Countries with relatively strong fiat currencies are moving to CBDCs (Central Bank Digital Currencies) at a higher clip than countries with weak fiat currencies.

They’re out to try to lead in establishing their digital forms of money versus competitors, and to try to undercut the use of cryptocurrencies.

Those are the findings of a study by Lin William Cong of Cornell University, and Simon Mayer of the University of Chicago.

The paper, titled the “The Coming Battle of Digital Currencies,” argues that crypto technology has seen the greatest adoption in countries and regions that tend to be poorer, and with relatively weak fiat currencies.

According to the researchers, an era CBDC wars will play out over the next decade, as countries vie with each other to establish digital currency dominance, while also trying to suppress cryptocurrencies: 

“Our model reveals the following pecking order: Countries with strong but non-dominant currencies have the highest incentives to launch CBDCs to gain technological first-mover advantage; countries with the strongest currencies are the next in line to benefit from developing CBDC early on to nip cryptocurrency growth in the bud and to counteract competitors’ CBDCs; nations with the weakest currencies forgo implementing CBDCs and adopt cryptocurrencies instead.” 

Manipulations, Conspiracies, And Undeniable Money Corruption

It’s hard not to suspect that the recent crash of UST (Terra), a formerly top crypto stablecoin and overall top five crypto in terms of market cap, was manipulated by powerful financial interests in some manner (see  “WILL LUNA UST STABLECOIN CRASH USHER IN US CBDC?”, 17 May 2022).

Government officials like Senator Elizabeth Warren (D-MA) and Treasury Secretary Janet Yellen jumped on the UST / Luna debacle to argue that only government should be developing and disseminating digital currency technology.

The problem with that is two-fold: governments including the U.S. have a terrible track record, especially over the last 20 years, in stealing the fruits of labor of average citizens, by monopolizing money creation and using it irresponsibly to balloon spending, pay debts and buy votes.

And secondly, attempting to kill or suppress crypto technologies, which have the potential to revolutionize and bring value and efficiency to virtually every area of business and digital interaction, would constitute economic insanity.

But it isn’t hard to imagine how entrenched powers can opt for insanity in attempts to preserve their narrow interests, while imploding the world in various ways.  Many believe it’s happening right now, courtesy of the Russia-Ukraine conflict.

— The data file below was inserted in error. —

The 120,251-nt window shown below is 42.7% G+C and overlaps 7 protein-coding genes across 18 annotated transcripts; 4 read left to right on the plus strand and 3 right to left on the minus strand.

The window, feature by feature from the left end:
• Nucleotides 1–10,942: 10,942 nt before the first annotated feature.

CBDC And Monetary Reset

In one sense or another, the spirals of war and economic devastation, specters of mass famine and crisis level migratory moves are signaling the opportunity for that “Great Reset” whereby elites will attempt to wipe away their obscene self-profiting ruination of the world, via radical new policies.

CBDCs, or next level power and control of the productivity of humanity by a narrow class of overseers, appears to be a huge part of that agenda.

The newly revised research paper about the impending digital currency wars, which was updated in May of 2022, says it used game theory to model how things would play out:

“[We] develop a dynamic model of currency competition among national fiat currencies, cryptocurrencies, and CBDCs, and provide one of the first game-theoretic analyses of countries’ strategies of digitizing money. Our theory helps rationalize international trends in payment and currency digitization, reveals various strategic considerations including a novel pecking order for CBDC development, and provides insights concerning the future of money and digital currency competition.”

Interestingly, the paper notes that for CBDCs to succeed, it would likely be very important to smother the adoption of cryptos.  The more that people, especially in countries with debased fiat currencies, opt to store value and transact with cryptos, the stronger the crypto challenge to the central bank fiat system would likely to be in the future:

“The cryptocurrency constitutes an imperfect substitute for national currencies as a store of value or medium of exchange, yet it is not associated with a centralized government and experiences fast improvements in its underlying technology relative to other currencies, which our model captures.

“Some households opt for cryptocurrency when national currencies suffer from high inflation or the technology underlying cryptocurrency offers high convenience. That is, the absence of strong national fiat currencies implies a vacuum in the currency space which private cryptocurrencies fill.

“Importantly, the growth rate of cryptocurrency usage and convenience yield endogenously increase with adoption, giving rise to dynamic feedback and network effects: Higher cryptocurrency adoption today implies higher cryptocurrency adoption tomorrow which feeds back into adoption and prices today, causing the fast growth of cryptocurrencies as witnessed in the recent past.”

The game theory modeling verified that countries with dominant currencies have an incentive to regulate cryptos with the purpose of stifling them, as opposed to providing “clarity” or positive frameworks for greater adoption of the technology:

“The model therefore rationalizes why countries with dominant currencies may be eager to regulate cryptocurrencies, whereas countries with the weakest currencies (e.g., El Salvador) do the opposite by officially adopting cryptocurrency.”

The full paper can be accessed and read here.

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